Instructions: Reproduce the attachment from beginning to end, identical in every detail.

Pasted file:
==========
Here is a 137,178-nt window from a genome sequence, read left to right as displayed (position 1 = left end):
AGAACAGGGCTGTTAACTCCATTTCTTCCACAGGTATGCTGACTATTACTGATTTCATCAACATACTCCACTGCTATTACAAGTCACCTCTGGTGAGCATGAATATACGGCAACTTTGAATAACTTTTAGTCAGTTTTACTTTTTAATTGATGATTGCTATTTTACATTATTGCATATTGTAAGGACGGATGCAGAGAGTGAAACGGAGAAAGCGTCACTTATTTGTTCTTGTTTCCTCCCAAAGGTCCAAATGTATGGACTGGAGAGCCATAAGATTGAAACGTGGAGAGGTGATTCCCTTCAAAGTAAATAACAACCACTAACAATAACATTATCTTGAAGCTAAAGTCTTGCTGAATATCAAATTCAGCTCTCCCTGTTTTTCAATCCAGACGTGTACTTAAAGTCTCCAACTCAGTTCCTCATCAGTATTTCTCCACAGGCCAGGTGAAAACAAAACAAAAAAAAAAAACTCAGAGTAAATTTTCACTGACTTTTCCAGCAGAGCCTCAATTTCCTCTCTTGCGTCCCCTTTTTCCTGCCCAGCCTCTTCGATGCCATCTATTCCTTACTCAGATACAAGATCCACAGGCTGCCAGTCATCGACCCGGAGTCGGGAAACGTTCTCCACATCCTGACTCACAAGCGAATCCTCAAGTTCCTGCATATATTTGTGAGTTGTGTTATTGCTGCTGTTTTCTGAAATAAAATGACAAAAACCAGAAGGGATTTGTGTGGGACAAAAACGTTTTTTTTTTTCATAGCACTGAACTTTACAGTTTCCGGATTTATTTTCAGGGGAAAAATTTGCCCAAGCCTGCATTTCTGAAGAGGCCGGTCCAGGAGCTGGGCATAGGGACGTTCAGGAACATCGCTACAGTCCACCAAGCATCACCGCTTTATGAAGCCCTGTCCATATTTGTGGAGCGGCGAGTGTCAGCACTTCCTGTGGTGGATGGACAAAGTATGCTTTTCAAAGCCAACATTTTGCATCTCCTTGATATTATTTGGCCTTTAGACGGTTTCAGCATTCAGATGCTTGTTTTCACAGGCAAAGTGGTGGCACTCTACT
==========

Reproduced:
Here is a 137,178-nt window from a genome sequence, read left to right as displayed (position 1 = left end):
AGAACAGGGCTGTTAACTCCATTTCTTCCACAGGTATGCTGACTATTACTGATTTCATCAACATACTCCACTGCTATTACAAGTCACCTCTGGTGAGCATGAATATACGGCAACTTTGAATAACTTTTAGTCAGTTTTACTTTTTAATTGATGATTGCTATTTTACATTATTGCATATTGTAAGGACGGATGCAGAGAGTGAAACGGAGAAAGCGTCACTTATTTGTTCTTGTTTCCTCCCAAAGGTCCAAATGTATGGACTGGAGAGCCATAAGATTGAAACGTGGAGAGGTGATTCCCTTCAAAGTAAATAACAACCACTAACAATAACATTATCTTGAAGCTAAAGTCTTGCTGAATATCAAATTCAGCTCTCCCTGTTTTTCAATCCAGACGTGTACTTAAAGTCTCCAACTCAGTTCCTCATCAGTATTTCTCCACAGGCCAGGTGAAAACAAAACAAAAAAAAAAAACTCAGAGTAAATTTTCACTGACTTTTCCAGCAGAGCCTCAATTTCCTCTCTTGCGTCCCCTTTTTCCTGCCCAGCCTCTTCGATGCCATCTATTCCTTACTCAGATACAAGATCCACAGGCTGCCAGTCATCGACCCGGAGTCGGGAAACGTTCTCCACATCCTGACTCACAAGCGAATCCTCAAGTTCCTGCATATATTTGTGAGTTGTGTTATTGCTGCTGTTTTCTGAAATAAAATGACAAAAACCAGAAGGGATTTGTGTGGGACAAAAACGTTTTTTTTTTTCATAGCACTGAACTTTACAGTTTCCGGATTTATTTTCAGGGGAAAAATTTGCCCAAGCCTGCATTTCTGAAGAGGCCGGTCCAGGAGCTGGGCATAGGGACGTTCAGGAACATCGCTACAGTCCACCAAGCATCACCGCTTTATGAAGCCCTGTCCATATTTGTGGAGCGGCGAGTGTCAGCACTTCCTGTGGTGGATGGACAAAGTATGCTTTTCAAAGCCAACATTTTGCATCTCCTTGATATTATTTGGCCTTTAGACGGTTTCAGCATTCAGATGCTTGTTTTCACAGGCAAAGTGGTGGCACTCTACT